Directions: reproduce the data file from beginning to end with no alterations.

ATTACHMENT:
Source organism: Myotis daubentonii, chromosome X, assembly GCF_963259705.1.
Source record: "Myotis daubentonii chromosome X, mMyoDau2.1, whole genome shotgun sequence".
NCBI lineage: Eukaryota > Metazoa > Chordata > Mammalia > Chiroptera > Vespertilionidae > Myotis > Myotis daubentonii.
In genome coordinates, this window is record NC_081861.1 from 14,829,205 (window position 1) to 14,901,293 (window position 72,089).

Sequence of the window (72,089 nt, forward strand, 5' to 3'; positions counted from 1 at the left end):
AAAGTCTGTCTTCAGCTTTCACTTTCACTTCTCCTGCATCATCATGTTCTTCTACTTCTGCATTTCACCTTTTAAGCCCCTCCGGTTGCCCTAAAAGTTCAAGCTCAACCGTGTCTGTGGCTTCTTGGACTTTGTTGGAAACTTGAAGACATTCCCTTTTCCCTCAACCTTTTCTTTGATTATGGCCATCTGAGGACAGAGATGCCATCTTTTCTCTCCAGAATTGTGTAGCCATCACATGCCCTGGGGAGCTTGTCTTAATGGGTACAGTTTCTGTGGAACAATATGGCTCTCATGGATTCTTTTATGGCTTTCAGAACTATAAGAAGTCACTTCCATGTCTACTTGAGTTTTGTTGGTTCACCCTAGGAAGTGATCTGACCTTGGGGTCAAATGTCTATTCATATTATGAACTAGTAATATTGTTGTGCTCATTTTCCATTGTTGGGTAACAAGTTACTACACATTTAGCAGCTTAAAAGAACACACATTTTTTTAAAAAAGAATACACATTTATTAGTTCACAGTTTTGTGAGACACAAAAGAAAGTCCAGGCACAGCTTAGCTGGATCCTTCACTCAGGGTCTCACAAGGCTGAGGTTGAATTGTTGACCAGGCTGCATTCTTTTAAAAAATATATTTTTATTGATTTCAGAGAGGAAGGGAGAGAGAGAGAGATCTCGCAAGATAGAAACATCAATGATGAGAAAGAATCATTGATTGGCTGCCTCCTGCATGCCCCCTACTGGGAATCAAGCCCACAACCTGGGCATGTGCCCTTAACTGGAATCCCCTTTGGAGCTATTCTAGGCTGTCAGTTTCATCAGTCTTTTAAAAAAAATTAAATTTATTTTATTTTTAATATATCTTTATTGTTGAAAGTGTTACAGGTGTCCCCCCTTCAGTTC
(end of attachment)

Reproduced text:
Source organism: Myotis daubentonii, chromosome X, assembly GCF_963259705.1.
Source record: "Myotis daubentonii chromosome X, mMyoDau2.1, whole genome shotgun sequence".
NCBI lineage: Eukaryota > Metazoa > Chordata > Mammalia > Chiroptera > Vespertilionidae > Myotis > Myotis daubentonii.
In genome coordinates, this window is record NC_081861.1 from 14,829,205 (window position 1) to 14,901,293 (window position 72,089).

Sequence of the window (72,089 nt, forward strand, 5' to 3'; positions counted from 1 at the left end):
AAAGTCTGTCTTCAGCTTTCACTTTCACTTCTCCTGCATCATCATGTTCTTCTACTTCTGCATTTCACCTTTTAAGCCCCTCCGGTTGCCCTAAAAGTTCAAGCTCAACCGTGTCTGTGGCTTCTTGGACTTTGTTGGAAACTTGAAGACATTCCCTTTTCCCTCAACCTTTTCTTTGATTATGGCCATCTGAGGACAGAGATGCCATCTTTTCTCTCCAGAATTGTGTAGCCATCACATGCCCTGGGGAGCTTGTCTTAATGGGTACAGTTTCTGTGGAACAATATGGCTCTCATGGATTCTTTTATGGCTTTCAGAACTATAAGAAGTCACTTCCATGTCTACTTGAGTTTTGTTGGTTCACCCTAGGAAGTGATCTGACCTTGGGGTCAAATGTCTATTCATATTATGAACTAGTAATATTGTTGTGCTCATTTTCCATTGTTGGGTAACAAGTTACTACACATTTAGCAGCTTAAAAGAACACACATTTTTTTAAAAAAGAATACACATTTATTAGTTCACAGTTTTGTGAGACACAAAAGAAAGTCCAGGCACAGCTTAGCTGGATCCTTCACTCAGGGTCTCACAAGGCTGAGGTTGAATTGTTGACCAGGCTGCATTCTTTTAAAAAATATATTTTTATTGATTTCAGAGAGGAAGGGAGAGAGAGAGAGATCTCGCAAGATAGAAACATCAATGATGAGAAAGAATCATTGATTGGCTGCCTCCTGCATGCCCCCTACTGGGAATCAAGCCCACAACCTGGGCATGTGCCCTTAACTGGAATCCCCTTTGGAGCTATTCTAGGCTGTCAGTTTCATCAGTCTTTTAAAAAAAATTAAATTTATTTTATTTTTAATATATCTTTATTGTTGAAAGTGTTACAGGTGTCCCCCCTTCAGTTC